Note:On March 6th 2009, the following was published by Save the Children USA regarding their, and twelve other NGO’s present in Sudan, expulsion from West Darfur.
As Save the Children was completing its fifth year in West Darfur, we received a letter from the Sudanese authorities asking us to suspend operations in northern Sudan. We were among 13 international aid organizations — including our sister agency, Save the Children UK — to have their registrations revoked. No reason was given for the action.
As a result, save the Children was forced to suspend operations and evacuate all expatriate staff from the country and to relinquish most all agency-owned materials. I left one month prior to the expulsion.
Water Vendor in El Geneina
As you may tell from my thumb-obstructed image of the water vendor, I had to be careful in taking pictures while in El Geneina. I admit, that I was aware that photographic/recording equipment was prohibited in Sudan without prior approval of the government. Therefore, I have very few images captured during my visit. this is not unusual for locations that I visit, where either culturally or officially picture taking is either forbidden or discouraged. Normally, I follow the Save the Children guidelines of not publishing any any image of staff or children with eight or less individuals without explicit written permission. Here, I received added caution from staff, and I certainly did not want to be the cause for putting the mission at risk. Even though I was able to visit a refugee camp and the activity at a food distribution point, I did not return with any pictures from either location.
Save the Children USA has been in Sudan for twenty-five years and for five years in West Darfur. My purpose in El Geneina was two fold. First of all, I was here to conduct an assessment of their programs to determine value for using mobile data collection systems. I would also evaluate their overall information management systems. Eventually, I would focus my assessment on the food security monitoring and evaluation data gathering activity. However, there were already sixteen Ipaq PDA’s here from a prior project for me to become involved with.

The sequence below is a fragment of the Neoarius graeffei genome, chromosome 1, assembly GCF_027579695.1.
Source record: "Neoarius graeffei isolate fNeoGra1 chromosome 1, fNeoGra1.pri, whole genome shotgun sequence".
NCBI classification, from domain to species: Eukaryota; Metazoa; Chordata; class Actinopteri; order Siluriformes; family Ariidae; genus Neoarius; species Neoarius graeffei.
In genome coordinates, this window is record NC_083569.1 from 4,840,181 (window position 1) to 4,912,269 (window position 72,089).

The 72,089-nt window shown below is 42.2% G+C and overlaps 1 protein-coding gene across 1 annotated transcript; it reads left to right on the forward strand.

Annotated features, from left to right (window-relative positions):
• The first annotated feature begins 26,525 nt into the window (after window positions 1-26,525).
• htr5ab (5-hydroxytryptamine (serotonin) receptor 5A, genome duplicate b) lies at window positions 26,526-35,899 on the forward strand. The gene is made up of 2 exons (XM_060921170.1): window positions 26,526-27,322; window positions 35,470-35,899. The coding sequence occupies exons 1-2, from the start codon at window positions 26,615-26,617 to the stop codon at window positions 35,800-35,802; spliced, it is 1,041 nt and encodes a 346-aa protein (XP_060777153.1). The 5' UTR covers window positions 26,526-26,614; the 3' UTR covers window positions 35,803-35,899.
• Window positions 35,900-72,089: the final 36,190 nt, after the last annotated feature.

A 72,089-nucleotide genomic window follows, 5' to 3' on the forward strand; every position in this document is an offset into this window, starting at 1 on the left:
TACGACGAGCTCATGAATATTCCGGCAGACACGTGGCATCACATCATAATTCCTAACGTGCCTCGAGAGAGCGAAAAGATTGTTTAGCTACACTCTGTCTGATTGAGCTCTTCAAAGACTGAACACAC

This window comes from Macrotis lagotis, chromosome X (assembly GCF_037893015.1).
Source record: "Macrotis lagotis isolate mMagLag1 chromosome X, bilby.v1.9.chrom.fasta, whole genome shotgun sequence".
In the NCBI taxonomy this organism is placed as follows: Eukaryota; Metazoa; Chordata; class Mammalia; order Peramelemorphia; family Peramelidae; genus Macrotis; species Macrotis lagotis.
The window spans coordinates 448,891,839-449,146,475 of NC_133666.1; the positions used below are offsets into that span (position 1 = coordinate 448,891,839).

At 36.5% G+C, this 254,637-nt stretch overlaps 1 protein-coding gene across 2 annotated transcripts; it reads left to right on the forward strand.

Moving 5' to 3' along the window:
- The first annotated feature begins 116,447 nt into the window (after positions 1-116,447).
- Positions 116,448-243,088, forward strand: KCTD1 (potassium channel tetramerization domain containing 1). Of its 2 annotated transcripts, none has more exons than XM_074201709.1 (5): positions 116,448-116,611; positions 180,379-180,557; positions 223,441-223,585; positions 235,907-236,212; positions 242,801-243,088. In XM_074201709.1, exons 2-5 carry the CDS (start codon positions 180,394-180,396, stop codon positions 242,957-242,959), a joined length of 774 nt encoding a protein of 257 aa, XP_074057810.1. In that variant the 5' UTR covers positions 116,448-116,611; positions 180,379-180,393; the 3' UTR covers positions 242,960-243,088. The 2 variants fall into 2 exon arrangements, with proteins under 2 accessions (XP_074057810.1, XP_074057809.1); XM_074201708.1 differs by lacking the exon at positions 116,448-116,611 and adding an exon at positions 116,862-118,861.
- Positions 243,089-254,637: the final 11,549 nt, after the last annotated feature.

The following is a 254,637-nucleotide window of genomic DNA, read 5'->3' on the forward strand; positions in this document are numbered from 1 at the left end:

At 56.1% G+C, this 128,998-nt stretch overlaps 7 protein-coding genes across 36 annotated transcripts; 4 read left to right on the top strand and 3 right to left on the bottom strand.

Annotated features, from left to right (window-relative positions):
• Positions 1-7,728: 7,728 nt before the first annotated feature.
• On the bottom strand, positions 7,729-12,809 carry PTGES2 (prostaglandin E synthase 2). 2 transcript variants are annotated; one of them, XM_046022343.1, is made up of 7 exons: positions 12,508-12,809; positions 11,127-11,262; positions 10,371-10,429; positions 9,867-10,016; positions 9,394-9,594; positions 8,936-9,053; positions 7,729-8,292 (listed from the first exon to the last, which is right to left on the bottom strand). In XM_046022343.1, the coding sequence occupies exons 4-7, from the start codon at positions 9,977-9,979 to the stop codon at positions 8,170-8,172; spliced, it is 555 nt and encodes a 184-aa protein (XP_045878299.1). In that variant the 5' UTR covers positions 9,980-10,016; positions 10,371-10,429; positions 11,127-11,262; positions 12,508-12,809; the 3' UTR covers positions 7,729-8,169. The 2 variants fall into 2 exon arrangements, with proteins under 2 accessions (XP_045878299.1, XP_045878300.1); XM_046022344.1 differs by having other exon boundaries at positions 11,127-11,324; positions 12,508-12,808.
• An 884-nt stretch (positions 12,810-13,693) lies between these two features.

Save the Children USA Compound in El Geneina, West Darfur, Sudan
Late in 2008, just before leaving for the Save the Children offices in Bangladesh and Myanmar, a proposal for mobile data collection was accepted for the Darfur mission by the Monitoring and Evaluation (M&E) group at the Save the Children office in Washington DC. I had little time prior to my departure to order the hardware and software, in addition to provide the training – all over the phone and via email. The Washington DC based M&E specialist quickly became skilled in developing a series of forms using the Pendragon Forms Manager. The specialist then traveled to El Genina with the PDA’s and provided training to the staff and assisted in designing the mobile data collection forms.
Save the Children USA Washington DC offices (I love Malawi...)
Before my arrival in Sudan, I spent a week in the Save the Children sub-office in Aden, Yemen providing an assessment and training in mobile data collection. Prior to departing from the from my home base in Arlington, WA USA, I spent a few days with the M&E Specialist in Washington DC augmenting the training in the devices and forms software. I was also helped greatly by her to obtain my Sudan visa at the embassy located there.
Sudanese Embassy in Washington D.C.
The plan was to arrival in the capital of Khartoum, await approval of my travel permit to El Geneina. I would evaluate several programs, including food security, health and education, being deployed to assess if mobile data collection could be implemented. Then, I would provide followup training to thirty-five staff in use of the PDA’s, and also provide technical training in the use of the forms software.
As usual, plans change. Due to the deteriorating security situation in Sudan in general, and West Darfur in particular, the Wash D.C. M&E Specialist trip was cancelled. She was to arrive a a couple of days after my return to Khartoum form El Geneina so that we could compare activities and then she would continue on to El Geneina to provide support for a multiple sector survey. This was to be a huge survey across health, education, livelihood, etc. encompassing many hundreds in beneficiaries. It was to a be a considerable undertaking. So, just before I left Khartoum on my World Food Programme - leased flight to West Darfur, I found that I would be the only person present in El Geneina to provide the training for the multi-sector survey. I was glad that at least I would be on-the-ground, but I would have to quickly become informed about prior planning and form design activities.